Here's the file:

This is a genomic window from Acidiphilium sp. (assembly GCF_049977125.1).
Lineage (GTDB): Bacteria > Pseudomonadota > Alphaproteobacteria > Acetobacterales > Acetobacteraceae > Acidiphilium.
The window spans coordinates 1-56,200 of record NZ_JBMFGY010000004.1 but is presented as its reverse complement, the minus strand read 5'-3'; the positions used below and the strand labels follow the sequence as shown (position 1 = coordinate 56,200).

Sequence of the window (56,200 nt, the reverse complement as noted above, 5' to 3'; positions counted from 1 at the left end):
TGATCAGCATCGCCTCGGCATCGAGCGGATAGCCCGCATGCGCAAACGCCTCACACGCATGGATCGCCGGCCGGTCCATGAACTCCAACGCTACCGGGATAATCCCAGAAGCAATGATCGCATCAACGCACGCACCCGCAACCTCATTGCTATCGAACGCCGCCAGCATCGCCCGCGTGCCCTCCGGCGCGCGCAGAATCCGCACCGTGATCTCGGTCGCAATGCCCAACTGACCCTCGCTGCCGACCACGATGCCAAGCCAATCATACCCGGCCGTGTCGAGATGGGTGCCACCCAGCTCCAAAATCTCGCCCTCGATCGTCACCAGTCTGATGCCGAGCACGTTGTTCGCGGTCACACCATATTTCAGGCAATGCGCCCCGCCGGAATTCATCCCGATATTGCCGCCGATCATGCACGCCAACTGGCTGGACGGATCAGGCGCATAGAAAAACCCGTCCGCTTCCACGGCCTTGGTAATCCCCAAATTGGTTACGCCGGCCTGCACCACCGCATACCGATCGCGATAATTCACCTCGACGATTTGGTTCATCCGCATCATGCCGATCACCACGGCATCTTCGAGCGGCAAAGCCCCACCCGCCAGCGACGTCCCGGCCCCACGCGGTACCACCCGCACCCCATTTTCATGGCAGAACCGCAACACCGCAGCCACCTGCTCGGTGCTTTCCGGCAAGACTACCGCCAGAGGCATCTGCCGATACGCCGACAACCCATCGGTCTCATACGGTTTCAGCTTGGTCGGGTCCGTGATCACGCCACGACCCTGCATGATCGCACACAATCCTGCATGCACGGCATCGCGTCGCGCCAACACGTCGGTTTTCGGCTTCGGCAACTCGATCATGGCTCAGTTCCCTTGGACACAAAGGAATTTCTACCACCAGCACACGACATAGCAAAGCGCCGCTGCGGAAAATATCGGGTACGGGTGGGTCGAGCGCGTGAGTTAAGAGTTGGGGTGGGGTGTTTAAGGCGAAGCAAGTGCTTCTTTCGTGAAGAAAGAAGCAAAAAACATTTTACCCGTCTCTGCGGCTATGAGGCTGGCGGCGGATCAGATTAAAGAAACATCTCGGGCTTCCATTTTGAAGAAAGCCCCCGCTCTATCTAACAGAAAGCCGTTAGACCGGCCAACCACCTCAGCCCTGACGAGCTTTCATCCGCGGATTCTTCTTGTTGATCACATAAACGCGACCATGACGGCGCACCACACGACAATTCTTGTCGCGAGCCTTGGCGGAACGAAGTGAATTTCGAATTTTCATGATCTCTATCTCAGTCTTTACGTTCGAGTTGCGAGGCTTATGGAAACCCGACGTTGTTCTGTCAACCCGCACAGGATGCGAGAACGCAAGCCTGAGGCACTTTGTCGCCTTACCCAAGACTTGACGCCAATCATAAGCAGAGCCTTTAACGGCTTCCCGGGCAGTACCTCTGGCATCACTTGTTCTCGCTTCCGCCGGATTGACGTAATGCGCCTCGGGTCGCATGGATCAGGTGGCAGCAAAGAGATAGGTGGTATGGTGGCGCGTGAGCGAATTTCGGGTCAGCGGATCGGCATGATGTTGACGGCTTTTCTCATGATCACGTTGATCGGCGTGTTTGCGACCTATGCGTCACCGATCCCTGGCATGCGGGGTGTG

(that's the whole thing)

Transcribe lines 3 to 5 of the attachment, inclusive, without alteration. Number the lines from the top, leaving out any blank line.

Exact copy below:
The window spans coordinates 1-56,200 of record NZ_JBMFGY010000004.1 but is presented as its reverse complement, the minus strand read 5'-3'; the positions used below and the strand labels follow the sequence as shown (position 1 = coordinate 56,200).

Sequence of the window (56,200 nt, the reverse complement as noted above, 5' to 3'; positions counted from 1 at the left end):
TGATCAGCATCGCCTCGGCATCGAGCGGATAGCCCGCATGCGCAAACGCCTCACACGCATGGATCGCCGGCCGGTCCATGAACTCCAACGCTACCGGGATAATCCCAGAAGCAATGATCGCATCAACGCACGCACCCGCAACCTCATTGCTATCGAACGCCGCCAGCATCGCCCGCGTGCCCTCCGGCGCGCGCAGAATCCGCACCGTGATCTCGGTCGCAATGCCCAACTGACCCTCGCTGCCGACCACGATGCCAAGCCAATCATACCCGGCCGTGTCGAGATGGGTGCCACCCAGCTCCAAAATCTCGCCCTCGATCGTCACCAGTCTGATGCCGAGCACGTTGTTCGCGGTCACACCATATTTCAGGCAATGCGCCCCGCCGGAATTCATCCCGATATTGCCGCCGATCATGCACGCCAACTGGCTGGACGGATCAGGCGCATAGAAAAACCCGTCCGCTTCCACGGCCTTGGTAATCCCCAAATTGGTTACGCCGGCCTGCACCACCGCATACCGATCGCGATAATTCACCTCGACGATTTGGTTCATCCGCATCATGCCGATCACCACGGCATCTTCGAGCGGCAAAGCCCCACCCGCCAGCGACGTCCCGGCCCCACGCGGTACCACCCGCACCCCATTTTCATGGCAGAACCGCAACACCGCAGCCACCTGCTCGGTGCTTTCCGGCAAGACTACCGCCAGAGGCATCTGCCGATACGCCGACAACCCATCGGTCTCATACGGTTTCAGCTTGGTCGGGTCCGTGATCACGCCACGACCCTGCATGATCGCACACAATCCTGCATGCACGGCATCGCGTCGCGCCAACACGTCGGTTTTCGGCTTCGGCAACTCGATCATGGCTCAGTTCCCTTGGACACAAAGGAATTTCTACCACCAGCACACGACATAGCAAAGCGCCGCTGCGGAAAATATCGGGTACGGGTGGGTCGAGCGCGTGAGTTAAGAGTTGGGGTGGGGTGTTTAAGGCGAAGCAAGTGCTTCTTTCGTGAAGAAAGAAGCAAAAAACATTTTACCCGTCTCTGCGGCTATGAGGCTGGCGGCGGATCAGATTAAAGAAACATCTCGGGCTTCCATTTTGAAGAAAGCCCCCGCTCTATCTAACAGAAAGCCGTTAGACCGGCCAACCACCTCAGCCCTGACGAGCTTTCATCCGCGGATTCTTCTTGTTGATCACATAAACGCGACCATGACGGCGCACCACACGACAATTCTTGTCGCGAGCCTTGGCGGAACGAAGTGAATTTCGAATTTTCATGATCTCTATCTCAGTCTTTACGTTCGAGTTGCGAGGCTTATGGAAACCCGACGTTGTTCTGTCAACCCGCACAGGATGCGAGAACGCAAGCCTGAGGCACTTTGTCGCCTTACCCAAGACTTGACGCCAATCATAAGCAGAGCCTTTAACGGCTTCCCGGGCAGTACCTCTGGCATCACTTGTTCTCGCTTCCGCCGGATTGACGTAATGCGCCTCGGGTCGCATGGATCAGGTGGCAGCAAAGAGATAGGTGGTATGGTGGCGCGTGAGCGAATTTCGGGTCAGCGGATCGGCATGATGTTGACGGCTTTTCTCATGATCACGTTGATCGGCGTGTTTGCGACCTATGCGTCACCGATCCCTGGCATGCGGGGTGTG